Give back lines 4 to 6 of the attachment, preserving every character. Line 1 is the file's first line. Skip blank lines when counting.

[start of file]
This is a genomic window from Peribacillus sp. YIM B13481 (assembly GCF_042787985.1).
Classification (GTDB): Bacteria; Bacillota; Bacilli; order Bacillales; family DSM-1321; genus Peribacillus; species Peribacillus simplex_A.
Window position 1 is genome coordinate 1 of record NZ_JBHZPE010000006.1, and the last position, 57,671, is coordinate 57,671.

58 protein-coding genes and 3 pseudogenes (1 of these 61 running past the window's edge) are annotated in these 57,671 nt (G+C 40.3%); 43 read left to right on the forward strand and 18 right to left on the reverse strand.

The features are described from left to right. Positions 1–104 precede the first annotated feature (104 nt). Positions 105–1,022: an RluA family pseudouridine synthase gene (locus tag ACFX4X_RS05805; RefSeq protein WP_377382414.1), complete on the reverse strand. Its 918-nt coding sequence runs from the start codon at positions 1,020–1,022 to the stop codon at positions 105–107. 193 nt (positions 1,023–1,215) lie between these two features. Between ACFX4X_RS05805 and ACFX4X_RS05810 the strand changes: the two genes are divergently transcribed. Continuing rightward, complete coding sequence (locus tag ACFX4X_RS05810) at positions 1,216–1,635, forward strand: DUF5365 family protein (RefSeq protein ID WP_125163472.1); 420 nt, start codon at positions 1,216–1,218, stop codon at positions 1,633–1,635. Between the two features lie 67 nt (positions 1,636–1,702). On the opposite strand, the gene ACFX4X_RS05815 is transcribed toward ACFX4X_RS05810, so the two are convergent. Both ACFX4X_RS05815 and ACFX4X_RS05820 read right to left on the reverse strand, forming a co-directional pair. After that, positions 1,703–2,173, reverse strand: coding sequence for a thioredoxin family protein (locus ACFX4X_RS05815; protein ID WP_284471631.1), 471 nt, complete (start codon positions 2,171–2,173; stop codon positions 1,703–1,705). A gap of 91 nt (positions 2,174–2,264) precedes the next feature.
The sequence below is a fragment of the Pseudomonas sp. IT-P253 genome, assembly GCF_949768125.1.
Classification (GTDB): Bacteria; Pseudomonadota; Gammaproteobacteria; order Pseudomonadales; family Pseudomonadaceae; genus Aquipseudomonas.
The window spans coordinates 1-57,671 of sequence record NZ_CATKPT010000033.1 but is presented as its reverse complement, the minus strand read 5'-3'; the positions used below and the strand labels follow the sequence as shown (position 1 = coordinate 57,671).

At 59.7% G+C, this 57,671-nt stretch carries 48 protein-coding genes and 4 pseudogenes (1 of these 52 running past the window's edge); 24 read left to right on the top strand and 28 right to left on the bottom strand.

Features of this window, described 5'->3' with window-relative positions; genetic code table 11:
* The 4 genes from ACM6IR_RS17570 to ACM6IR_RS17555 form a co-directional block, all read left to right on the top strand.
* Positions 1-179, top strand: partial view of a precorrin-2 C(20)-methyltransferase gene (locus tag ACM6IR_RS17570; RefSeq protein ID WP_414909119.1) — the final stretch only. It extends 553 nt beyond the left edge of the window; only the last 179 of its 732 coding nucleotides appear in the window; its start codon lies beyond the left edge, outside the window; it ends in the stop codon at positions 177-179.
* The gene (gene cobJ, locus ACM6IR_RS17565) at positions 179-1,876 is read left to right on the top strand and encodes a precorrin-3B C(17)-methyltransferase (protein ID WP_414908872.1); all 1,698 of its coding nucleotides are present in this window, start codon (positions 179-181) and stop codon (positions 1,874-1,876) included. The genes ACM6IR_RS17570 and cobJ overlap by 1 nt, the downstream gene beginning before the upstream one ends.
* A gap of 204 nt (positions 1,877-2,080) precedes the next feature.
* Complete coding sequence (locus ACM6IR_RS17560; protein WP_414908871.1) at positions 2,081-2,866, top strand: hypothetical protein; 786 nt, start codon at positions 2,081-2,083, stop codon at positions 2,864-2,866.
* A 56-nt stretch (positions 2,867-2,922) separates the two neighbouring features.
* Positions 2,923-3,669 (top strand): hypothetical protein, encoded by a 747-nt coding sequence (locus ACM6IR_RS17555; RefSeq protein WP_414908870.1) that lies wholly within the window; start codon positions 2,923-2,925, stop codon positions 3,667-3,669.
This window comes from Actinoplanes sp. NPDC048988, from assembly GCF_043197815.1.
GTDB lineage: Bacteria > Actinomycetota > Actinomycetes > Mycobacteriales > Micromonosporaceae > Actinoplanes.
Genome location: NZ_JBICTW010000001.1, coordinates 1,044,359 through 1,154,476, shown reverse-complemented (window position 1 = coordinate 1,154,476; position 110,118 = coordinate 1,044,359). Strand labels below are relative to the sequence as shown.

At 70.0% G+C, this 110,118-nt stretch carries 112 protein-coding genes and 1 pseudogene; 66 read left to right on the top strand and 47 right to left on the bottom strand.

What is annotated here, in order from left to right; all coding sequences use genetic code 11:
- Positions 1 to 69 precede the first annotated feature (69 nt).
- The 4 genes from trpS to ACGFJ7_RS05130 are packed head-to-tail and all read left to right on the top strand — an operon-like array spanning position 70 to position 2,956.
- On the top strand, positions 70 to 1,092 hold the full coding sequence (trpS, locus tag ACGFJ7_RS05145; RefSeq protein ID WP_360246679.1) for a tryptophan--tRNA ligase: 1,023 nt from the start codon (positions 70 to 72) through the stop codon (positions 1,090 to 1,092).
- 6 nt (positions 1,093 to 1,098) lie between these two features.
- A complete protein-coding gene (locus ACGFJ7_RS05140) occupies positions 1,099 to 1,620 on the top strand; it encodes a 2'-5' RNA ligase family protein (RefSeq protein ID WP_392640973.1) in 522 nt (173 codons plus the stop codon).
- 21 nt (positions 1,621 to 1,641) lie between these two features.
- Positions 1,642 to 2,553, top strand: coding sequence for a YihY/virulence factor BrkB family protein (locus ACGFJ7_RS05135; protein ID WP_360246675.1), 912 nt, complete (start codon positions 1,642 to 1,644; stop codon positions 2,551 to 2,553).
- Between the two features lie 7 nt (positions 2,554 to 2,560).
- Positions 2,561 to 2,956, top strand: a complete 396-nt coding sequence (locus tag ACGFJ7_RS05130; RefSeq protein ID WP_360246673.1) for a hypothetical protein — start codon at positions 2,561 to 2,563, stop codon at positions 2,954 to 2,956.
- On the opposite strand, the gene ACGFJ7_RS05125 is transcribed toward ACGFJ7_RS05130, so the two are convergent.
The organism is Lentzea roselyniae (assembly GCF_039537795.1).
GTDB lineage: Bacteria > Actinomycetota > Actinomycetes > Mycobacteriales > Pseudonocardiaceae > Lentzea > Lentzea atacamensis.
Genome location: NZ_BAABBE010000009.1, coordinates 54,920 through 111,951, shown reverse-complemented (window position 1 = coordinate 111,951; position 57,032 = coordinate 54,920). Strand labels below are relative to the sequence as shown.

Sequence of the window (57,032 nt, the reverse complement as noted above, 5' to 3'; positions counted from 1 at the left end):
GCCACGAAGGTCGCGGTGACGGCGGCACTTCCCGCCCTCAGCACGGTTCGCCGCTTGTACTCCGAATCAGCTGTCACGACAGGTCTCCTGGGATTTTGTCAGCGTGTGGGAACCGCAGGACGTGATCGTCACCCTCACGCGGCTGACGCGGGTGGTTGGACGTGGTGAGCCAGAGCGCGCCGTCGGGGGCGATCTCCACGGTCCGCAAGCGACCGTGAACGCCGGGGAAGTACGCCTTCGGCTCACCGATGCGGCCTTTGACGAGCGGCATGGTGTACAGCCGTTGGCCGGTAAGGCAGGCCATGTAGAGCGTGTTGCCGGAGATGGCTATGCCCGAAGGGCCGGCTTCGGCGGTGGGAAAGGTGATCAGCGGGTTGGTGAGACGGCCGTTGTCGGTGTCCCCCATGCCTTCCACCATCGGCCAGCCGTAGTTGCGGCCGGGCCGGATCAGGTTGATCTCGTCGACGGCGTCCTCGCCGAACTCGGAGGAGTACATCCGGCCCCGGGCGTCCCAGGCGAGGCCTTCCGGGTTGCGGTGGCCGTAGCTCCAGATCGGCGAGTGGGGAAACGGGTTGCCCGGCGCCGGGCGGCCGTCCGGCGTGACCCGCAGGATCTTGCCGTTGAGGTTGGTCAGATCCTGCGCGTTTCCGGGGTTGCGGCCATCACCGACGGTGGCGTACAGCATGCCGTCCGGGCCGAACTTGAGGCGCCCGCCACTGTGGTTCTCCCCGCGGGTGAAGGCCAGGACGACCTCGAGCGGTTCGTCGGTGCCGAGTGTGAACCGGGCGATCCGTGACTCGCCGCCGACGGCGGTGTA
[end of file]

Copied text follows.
58 protein-coding genes and 3 pseudogenes (1 of these 61 running past the window's edge) are annotated in these 57,671 nt (G+C 40.3%); 43 read left to right on the forward strand and 18 right to left on the reverse strand.

The features are described from left to right. Positions 1–104 precede the first annotated feature (104 nt). Positions 105–1,022: an RluA family pseudouridine synthase gene (locus tag ACFX4X_RS05805; RefSeq protein WP_377382414.1), complete on the reverse strand. Its 918-nt coding sequence runs from the start codon at positions 1,020–1,022 to the stop codon at positions 105–107. 193 nt (positions 1,023–1,215) lie between these two features. Between ACFX4X_RS05805 and ACFX4X_RS05810 the strand changes: the two genes are divergently transcribed. Continuing rightward, complete coding sequence (locus tag ACFX4X_RS05810) at positions 1,216–1,635, forward strand: DUF5365 family protein (RefSeq protein ID WP_125163472.1); 420 nt, start codon at positions 1,216–1,218, stop codon at positions 1,633–1,635. Between the two features lie 67 nt (positions 1,636–1,702). On the opposite strand, the gene ACFX4X_RS05815 is transcribed toward ACFX4X_RS05810, so the two are convergent. Both ACFX4X_RS05815 and ACFX4X_RS05820 read right to left on the reverse strand, forming a co-directional pair. After that, positions 1,703–2,173, reverse strand: coding sequence for a thioredoxin family protein (locus ACFX4X_RS05815; protein ID WP_284471631.1), 471 nt, complete (start codon positions 2,171–2,173; stop codon positions 1,703–1,705). A gap of 91 nt (positions 2,174–2,264) precedes the next feature.
The sequence below is a fragment of the Pseudomonas sp. IT-P253 genome, assembly GCF_949768125.1.